I had an insightful discussion with my advanced higher class today which was really broad ranging. I had asked first of all for some of their thoughts on why they had carried on with geography through their school careers, as we are currently trying to structure our new S3 courses to attract interest for potential S4 choice and content coverage. It was interesting to hear that several students miss the opportunity to focus study around a single country, something they were afforded in the lower school, and something which many geography departments seem to be phasing out. They also liked "old fashioned" skills like using the atlas and had noted its absence from nearly all of their geography until advanced higher.
In terms of certificate classes, I was intrigued by how local geographies influenced enjoyment. Coasts, for instance, and glaciation (Arran lies just a short boat trip away) were very popular, yet in my previous school, senior students usually focused their study on human geography, a product of their urban environment.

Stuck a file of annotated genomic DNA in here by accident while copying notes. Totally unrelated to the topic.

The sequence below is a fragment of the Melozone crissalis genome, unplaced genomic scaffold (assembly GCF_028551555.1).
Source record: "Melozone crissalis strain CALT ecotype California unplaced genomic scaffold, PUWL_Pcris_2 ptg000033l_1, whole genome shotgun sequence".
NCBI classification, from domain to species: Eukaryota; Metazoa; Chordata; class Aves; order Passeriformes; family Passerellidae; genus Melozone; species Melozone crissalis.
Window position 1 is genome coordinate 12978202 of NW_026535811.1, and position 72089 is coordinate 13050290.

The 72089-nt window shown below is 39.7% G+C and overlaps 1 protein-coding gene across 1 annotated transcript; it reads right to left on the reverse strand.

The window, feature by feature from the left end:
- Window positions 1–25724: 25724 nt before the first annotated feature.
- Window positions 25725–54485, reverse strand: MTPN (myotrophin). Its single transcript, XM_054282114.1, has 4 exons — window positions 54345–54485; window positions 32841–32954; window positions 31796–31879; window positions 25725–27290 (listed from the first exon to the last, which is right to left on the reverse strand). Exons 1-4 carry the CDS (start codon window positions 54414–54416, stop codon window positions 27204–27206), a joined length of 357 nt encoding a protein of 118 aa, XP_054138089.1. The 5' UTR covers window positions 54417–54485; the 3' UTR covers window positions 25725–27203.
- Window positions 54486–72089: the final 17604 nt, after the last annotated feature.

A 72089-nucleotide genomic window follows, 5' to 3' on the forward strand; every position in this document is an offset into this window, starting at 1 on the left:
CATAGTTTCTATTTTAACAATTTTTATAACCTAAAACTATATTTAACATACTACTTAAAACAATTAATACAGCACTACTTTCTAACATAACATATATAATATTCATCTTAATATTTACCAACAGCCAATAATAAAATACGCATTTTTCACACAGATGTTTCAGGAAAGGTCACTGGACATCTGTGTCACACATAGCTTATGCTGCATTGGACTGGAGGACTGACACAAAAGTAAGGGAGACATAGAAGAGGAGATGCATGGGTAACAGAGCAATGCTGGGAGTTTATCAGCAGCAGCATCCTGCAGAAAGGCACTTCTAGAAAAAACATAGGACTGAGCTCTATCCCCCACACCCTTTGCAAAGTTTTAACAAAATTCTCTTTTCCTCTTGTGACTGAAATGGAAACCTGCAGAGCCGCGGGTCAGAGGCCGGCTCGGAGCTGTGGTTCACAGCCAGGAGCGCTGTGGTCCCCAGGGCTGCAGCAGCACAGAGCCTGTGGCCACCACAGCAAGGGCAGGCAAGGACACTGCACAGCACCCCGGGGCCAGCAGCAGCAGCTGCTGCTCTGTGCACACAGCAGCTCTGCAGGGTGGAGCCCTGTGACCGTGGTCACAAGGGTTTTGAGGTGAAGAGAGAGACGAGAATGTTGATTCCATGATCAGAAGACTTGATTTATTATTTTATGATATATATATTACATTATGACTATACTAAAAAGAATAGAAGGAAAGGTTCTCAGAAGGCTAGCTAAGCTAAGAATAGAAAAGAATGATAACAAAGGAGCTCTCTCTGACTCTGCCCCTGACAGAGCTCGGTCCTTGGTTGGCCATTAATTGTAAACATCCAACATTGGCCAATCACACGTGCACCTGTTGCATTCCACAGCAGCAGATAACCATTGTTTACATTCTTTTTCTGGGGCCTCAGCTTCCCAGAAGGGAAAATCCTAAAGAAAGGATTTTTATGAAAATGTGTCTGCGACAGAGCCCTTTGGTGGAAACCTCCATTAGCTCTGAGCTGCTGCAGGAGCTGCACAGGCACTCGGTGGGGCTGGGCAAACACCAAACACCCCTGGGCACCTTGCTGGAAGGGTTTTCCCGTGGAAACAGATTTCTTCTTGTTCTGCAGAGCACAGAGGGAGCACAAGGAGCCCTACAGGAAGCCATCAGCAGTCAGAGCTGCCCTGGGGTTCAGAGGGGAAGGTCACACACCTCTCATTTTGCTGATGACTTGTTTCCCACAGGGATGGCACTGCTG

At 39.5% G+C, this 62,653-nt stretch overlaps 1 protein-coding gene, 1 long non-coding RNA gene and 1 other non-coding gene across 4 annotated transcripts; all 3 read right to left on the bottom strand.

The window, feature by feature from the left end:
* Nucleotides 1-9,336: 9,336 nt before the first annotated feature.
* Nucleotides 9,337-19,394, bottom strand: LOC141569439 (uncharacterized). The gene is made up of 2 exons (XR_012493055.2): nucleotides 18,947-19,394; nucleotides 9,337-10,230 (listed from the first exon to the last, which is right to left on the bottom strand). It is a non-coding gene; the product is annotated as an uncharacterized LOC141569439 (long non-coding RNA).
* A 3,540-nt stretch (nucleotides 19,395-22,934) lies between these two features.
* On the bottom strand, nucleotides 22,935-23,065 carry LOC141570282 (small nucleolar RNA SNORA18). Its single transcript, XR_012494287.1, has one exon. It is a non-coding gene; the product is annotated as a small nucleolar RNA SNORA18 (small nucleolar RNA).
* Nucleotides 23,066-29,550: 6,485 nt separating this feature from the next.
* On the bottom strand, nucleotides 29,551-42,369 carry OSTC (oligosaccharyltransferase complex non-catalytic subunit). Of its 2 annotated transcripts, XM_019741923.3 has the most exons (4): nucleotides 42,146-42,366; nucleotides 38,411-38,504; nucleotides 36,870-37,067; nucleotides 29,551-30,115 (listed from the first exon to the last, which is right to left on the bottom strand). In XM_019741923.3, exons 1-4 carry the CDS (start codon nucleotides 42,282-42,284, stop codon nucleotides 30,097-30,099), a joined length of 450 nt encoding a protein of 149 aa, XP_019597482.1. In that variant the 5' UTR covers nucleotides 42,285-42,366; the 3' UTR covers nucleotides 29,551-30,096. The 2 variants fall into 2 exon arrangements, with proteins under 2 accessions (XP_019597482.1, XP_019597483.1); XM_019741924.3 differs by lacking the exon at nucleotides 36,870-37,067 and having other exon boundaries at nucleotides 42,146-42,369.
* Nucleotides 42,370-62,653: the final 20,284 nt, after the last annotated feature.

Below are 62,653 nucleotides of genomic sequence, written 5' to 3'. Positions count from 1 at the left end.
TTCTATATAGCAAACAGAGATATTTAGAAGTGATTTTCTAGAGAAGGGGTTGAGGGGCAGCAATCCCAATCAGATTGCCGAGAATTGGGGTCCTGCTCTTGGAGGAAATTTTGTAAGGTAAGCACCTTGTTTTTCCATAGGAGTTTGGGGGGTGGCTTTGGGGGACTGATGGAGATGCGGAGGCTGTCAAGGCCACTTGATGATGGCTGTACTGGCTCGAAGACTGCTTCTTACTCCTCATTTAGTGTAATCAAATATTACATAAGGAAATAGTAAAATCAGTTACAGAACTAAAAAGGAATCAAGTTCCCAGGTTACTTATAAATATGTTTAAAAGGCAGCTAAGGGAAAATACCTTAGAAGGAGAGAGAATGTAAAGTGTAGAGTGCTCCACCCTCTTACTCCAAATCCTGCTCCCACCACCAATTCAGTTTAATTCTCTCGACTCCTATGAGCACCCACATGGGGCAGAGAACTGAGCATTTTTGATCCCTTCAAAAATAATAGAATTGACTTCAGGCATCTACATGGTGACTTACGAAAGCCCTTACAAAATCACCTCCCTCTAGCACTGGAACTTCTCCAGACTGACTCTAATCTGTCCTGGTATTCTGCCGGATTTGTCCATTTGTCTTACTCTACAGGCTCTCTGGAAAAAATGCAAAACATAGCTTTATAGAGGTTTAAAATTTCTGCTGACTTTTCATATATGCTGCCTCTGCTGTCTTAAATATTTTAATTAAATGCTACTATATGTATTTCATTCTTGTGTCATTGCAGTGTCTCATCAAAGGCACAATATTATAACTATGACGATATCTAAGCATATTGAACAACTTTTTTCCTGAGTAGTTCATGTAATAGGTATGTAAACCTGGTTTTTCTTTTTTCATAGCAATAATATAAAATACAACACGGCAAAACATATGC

The most surprising product of the discussion lay in the attitudes and opinions around advanced higher. I have had several students in the past thank me after they had completed the course, but in one case, the thanks came two years after! Many previous students have simply not been prepared for either the level of independence or the volume of work and, unfortunately, its occasionally the teacher who is viewed as the root cause of this injustice :) Only with hindsight have students realised the benefits, but this group seem very aware of them. One student said they felt it had been the best possible grounding for what lay ahead next year- not geography, but medicine, I believe! They had qualified this by talking about the realisation that the folio would not complete itself (70% of the overall grade) and as a result, they really had to organise and motivate themselves in a way they hadn't previously. Home study had been different too, as it had been commented on that, although high expectations had been put on the students in terms of workload, unlike higher, the teachers were not chasing for it as the onus was on the student to manage it. Contrary to what I may have thought, students appreciated front loading the course with statistical, sampling and graphical techniques as they now felt well equipped to include these in their own work. Most importantly, every student, even the one candidate who had questioned whether she would have chosen the course if given the choice again, were pleased that they had the greatest amount of control over their learning, their chosen interest and how they explored it, moving away from the prescriptive content in other years. The small group dynamic makes this an enjoyable class to teach, but also allowed a rich discussion about geographical learning that is sometimes not even possible with colleagues within the constraints of the school day. As The Jam once said, or to paraphrase at least, the kids know where its at :)